Every major study of recent years that I am aware of has verified that Catholics are the most penurious of all
Christian groups; typically we are ranked at or close to dead last in giving. What does dead last look like? In most
studies it is about 1.25% to 1.5% of gross income (for comparison, the highest was around 6.1% for the Reformed Church in America. Mainline liberal Protestant churches hovered around 2.5 to 3%). The “penurious Catholic” trend was even the subject of a book authored by Charles Zech and printed by Our Sunday Visitor back in 2000 called Why Catholics Don’t Give…And What Can Be Done About It. Though Zech’s book is highly pragmatic with lots of numbercrunching, he ultimately identifies the problem on the lack of stewardship mentality among Catholics, where stewardship is defined as a return of money, time, and talents to God as an expression of our thankfulness for his blessings. While most people agree that 1.2% is not an ideal, the data raises valuable questions about the giving of Catholics. If 1.2% is low, what are we measuring this by? By the biblical 10%, known as the “tithe”? Does the Catholic Church teach tithing, or is there a strong tradition of tithing? If not, what is a proper Catholic approach to giving? How can we cultivate a disposition of stewardship?
Defining our Terms
Part of the problem here – at least in the United States – comes from allowing the larger Protestant culture to define our terms for us, which inevitably happens by osmosis. For a Protestant, tithing is simply giving to the church. What is placed in the collection basket on Sunday is the “tithe.” In some Protestant sects, a “tithe” may also refer to money that is given to charitable causes, but other denominations distinguish giving to the church from other forms of giving. All generally refer to the offerings given for the support of the minister and the infrastructure of the church as “tithing”, though. Catholic tradition is much more particular and identifies several forms of giving: tithing, alms giving, and offerings are all distinct. This calls for a short diversion into Catholic history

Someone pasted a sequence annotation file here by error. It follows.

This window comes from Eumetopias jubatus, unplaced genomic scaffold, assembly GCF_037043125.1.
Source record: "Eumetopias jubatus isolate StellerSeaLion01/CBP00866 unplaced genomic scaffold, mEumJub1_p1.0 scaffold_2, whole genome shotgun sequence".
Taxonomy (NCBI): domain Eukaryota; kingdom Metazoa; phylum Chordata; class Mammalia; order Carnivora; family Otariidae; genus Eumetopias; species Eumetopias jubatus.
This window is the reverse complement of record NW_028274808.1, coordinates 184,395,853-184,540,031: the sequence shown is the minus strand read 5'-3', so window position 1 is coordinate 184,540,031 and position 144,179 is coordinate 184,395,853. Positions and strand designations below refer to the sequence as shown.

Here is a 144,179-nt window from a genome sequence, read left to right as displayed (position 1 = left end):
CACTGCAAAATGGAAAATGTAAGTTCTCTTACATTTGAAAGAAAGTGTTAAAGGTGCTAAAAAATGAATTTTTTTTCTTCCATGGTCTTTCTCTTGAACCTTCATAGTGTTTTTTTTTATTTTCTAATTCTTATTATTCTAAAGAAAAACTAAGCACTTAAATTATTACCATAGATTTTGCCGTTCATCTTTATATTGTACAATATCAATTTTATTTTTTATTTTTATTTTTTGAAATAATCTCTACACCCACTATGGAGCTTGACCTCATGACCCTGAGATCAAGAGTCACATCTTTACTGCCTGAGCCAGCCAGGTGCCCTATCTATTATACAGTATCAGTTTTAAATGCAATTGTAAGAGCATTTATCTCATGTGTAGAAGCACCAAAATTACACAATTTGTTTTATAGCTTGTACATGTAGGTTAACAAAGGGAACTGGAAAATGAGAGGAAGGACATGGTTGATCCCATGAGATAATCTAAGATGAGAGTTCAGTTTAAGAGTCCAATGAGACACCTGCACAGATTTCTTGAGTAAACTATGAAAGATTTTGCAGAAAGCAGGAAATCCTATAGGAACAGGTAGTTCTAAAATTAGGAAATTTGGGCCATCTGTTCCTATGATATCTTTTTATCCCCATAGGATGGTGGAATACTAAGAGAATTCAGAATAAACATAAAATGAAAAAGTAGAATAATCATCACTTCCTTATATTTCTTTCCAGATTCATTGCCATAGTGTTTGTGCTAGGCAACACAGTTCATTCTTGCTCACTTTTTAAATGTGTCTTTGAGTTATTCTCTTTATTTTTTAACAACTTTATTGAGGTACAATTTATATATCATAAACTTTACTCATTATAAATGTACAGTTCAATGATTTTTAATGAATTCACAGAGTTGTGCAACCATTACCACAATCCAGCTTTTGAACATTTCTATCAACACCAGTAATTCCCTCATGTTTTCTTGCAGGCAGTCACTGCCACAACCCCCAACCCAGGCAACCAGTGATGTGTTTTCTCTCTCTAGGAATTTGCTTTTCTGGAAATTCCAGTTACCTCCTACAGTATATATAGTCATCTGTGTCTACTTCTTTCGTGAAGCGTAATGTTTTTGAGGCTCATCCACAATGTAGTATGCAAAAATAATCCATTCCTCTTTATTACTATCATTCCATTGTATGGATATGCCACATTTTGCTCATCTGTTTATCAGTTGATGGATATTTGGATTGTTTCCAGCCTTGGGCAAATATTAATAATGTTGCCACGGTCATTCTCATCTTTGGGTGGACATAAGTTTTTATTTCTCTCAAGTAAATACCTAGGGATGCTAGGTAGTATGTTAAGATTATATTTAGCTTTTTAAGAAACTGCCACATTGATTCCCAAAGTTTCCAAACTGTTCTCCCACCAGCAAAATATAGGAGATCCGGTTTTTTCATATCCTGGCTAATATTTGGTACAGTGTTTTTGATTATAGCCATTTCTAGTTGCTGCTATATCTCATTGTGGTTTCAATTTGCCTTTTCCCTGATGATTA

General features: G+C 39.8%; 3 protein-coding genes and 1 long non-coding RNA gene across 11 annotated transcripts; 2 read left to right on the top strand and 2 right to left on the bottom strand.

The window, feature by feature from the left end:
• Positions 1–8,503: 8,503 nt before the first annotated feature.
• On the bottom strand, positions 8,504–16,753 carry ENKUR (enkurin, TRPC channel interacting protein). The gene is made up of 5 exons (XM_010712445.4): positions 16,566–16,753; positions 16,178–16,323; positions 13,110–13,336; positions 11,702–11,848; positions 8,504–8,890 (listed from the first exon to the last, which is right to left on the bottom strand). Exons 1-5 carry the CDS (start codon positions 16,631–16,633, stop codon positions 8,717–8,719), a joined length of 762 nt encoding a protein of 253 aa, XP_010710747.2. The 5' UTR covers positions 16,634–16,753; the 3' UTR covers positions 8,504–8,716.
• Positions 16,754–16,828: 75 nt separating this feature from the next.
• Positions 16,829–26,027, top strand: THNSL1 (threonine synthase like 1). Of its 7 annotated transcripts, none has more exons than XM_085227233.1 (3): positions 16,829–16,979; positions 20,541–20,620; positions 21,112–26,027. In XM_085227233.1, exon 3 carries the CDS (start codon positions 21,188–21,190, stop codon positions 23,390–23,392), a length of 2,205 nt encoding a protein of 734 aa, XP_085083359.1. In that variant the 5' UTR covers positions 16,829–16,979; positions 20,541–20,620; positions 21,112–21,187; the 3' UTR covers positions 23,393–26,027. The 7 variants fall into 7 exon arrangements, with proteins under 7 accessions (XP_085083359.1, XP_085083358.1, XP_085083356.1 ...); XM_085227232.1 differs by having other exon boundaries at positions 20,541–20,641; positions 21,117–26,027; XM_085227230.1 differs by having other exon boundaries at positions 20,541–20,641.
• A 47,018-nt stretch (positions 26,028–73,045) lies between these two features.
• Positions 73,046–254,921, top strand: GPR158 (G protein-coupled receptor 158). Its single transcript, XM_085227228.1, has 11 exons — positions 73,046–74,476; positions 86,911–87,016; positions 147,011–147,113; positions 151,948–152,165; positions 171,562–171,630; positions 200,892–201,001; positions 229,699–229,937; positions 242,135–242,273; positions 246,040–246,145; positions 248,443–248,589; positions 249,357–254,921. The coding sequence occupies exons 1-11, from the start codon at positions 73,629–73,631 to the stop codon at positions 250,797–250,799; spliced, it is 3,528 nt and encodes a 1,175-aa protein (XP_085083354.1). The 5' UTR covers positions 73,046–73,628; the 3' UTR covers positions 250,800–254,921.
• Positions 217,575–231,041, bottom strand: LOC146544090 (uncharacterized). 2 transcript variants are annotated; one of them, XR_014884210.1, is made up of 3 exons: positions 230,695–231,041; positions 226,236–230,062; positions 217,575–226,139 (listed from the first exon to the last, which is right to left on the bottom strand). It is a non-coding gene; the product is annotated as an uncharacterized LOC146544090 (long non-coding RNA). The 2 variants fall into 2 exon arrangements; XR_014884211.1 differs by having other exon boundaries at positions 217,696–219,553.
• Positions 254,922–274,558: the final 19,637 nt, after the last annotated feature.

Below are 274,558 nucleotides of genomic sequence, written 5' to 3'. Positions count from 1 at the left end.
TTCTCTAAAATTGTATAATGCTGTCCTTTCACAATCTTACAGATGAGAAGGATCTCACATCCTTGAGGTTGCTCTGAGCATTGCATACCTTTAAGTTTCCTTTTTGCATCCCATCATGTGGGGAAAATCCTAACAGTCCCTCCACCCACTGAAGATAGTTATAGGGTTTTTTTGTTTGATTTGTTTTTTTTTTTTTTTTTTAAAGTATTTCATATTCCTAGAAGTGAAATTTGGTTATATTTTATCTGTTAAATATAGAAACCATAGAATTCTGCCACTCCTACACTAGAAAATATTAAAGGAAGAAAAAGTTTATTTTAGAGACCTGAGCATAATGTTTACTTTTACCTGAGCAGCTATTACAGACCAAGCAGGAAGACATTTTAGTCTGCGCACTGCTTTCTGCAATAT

When questions about tithing are asked of modern pop-apologists, it is common to hear them respond that there is no strict tithe in the Catholic Church, noting that CCC 2041 on the obligation of the faithful to support the material needs of the Church does not state any requisite percentile: “‘You shall help to provide for the needs of the Church’ means that the faithful are obliged to assist with the material needs of the Church, each according to his own ability’ (CCC 2041). However, from the above we can see that not only has the Catholic Church practiced tithing – an exaction of 10% for the upkeep of the Church – but that it has been normative for most of Catholic history. Apologists or others who state that the Church has “never practiced tithing” are woefully ignorant of history. It may seem questionable to the modern Catholic why the tithe as an exaction was every considered prudent by the Church; why not rely exclusively on free-will offerings, as is the case today in most parts of the world? This would make the giving more authentic and prevent the faithful from resenting the tithe as a “church tax.”